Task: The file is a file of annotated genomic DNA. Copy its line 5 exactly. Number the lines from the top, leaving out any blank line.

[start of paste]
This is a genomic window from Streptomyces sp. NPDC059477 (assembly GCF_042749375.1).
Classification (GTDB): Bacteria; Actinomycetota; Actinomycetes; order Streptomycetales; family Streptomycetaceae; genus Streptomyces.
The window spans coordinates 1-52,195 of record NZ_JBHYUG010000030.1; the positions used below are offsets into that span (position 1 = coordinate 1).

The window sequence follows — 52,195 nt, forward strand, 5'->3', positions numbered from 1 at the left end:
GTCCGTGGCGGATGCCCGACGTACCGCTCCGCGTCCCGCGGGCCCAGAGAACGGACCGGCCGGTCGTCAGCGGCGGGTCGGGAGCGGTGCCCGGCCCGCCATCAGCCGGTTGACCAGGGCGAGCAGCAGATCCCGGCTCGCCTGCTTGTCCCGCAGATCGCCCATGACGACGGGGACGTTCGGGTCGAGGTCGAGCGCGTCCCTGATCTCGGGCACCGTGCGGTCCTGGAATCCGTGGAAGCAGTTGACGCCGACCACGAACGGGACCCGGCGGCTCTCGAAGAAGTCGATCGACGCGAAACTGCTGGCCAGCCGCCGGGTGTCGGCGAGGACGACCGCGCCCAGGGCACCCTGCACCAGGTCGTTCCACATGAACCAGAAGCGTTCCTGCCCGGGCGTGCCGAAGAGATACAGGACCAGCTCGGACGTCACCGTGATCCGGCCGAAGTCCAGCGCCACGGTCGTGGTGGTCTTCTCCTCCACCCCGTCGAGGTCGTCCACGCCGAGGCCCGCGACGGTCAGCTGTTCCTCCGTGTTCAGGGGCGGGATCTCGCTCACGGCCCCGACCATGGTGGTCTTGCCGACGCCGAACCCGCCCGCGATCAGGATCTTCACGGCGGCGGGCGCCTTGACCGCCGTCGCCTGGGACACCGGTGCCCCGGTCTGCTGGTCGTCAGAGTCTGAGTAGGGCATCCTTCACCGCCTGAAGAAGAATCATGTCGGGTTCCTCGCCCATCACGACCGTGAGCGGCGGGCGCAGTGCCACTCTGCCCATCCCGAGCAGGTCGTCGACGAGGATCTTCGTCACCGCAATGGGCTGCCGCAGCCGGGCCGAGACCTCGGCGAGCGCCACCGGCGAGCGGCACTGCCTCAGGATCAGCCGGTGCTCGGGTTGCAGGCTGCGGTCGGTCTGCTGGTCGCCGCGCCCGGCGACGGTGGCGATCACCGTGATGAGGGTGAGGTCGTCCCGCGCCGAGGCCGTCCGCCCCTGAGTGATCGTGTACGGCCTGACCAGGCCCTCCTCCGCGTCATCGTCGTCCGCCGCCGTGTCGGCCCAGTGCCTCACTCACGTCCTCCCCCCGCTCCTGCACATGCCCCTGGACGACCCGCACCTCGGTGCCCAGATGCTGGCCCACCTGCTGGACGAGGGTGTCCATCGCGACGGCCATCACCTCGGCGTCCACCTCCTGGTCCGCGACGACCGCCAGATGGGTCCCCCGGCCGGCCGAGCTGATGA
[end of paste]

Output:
GTCCGTGGCGGATGCCCGACGTACCGCTCCGCGTCCCGCGGGCCCAGAGAACGGACCGGCCGGTCGTCAGCGGCGGGTCGGGAGCGGTGCCCGGCCCGCCATCAGCCGGTTGACCAGGGCGAGCAGCAGATCCCGGCTCGCCTGCTTGTCCCGCAGATCGCCCATGACGACGGGGACGTTCGGGTCGAGGTCGAGCGCGTCCCTGATCTCGGGCACCGTGCGGTCCTGGAATCCGTGGAAGCAGTTGACGCCGACCACGAACGGGACCCGGCGGCTCTCGAAGAAGTCGATCGACGCGAAACTGCTGGCCAGCCGCCGGGTGTCGGCGAGGACGACCGCGCCCAGGGCACCCTGCACCAGGTCGTTCCACATGAACCAGAAGCGTTCCTGCCCGGGCGTGCCGAAGAGATACAGGACCAGCTCGGACGTCACCGTGATCCGGCCGAAGTCCAGCGCCACGGTCGTGGTGGTCTTCTCCTCCACCCCGTCGAGGTCGTCCACGCCGAGGCCCGCGACGGTCAGCTGTTCCTCCGTGTTCAGGGGCGGGATCTCGCTCACGGCCCCGACCATGGTGGTCTTGCCGACGCCGAACCCGCCCGCGATCAGGATCTTCACGGCGGCGGGCGCCTTGACCGCCGTCGCCTGGGACACCGGTGCCCCGGTCTGCTGGTCGTCAGAGTCTGAGTAGGGCATCCTTCACCGCCTGAAGAAGAATCATGTCGGGTTCCTCGCCCATCACGACCGTGAGCGGCGGGCGCAGTGCCACTCTGCCCATCCCGAGCAGGTCGTCGACGAGGATCTTCGTCACCGCAATGGGCTGCCGCAGCCGGGCCGAGACCTCGGCGAGCGCCACCGGCGAGCGGCACTGCCTCAGGATCAGCCGGTGCTCGGGTTGCAGGCTGCGGTCGGTCTGCTGGTCGCCGCGCCCGGCGACGGTGGCGATCACCGTGATGAGGGTGAGGTCGTCCCGCGCCGAGGCCGTCCGCCCCTGAGTGATCGTGTACGGCCTGACCAGGCCCTCCTCCGCGTCATCGTCGTCCGCCGCCGTGTCGGCCCAGTGCCTCACTCACGTCCTCCCCCCGCTCCTGCACATGCCCCTGGACGACCCGCACCTCGGTGCCCAGATGCTGGCCCACCTGCTGGACGAGGGTGTCCATCGCGACGGCCATCACCTCGGCGTCCACCTCCTGGTCCGCGACGACCGCCAGATGGGTCCCCCGGCCGGCCGAGCTGATGA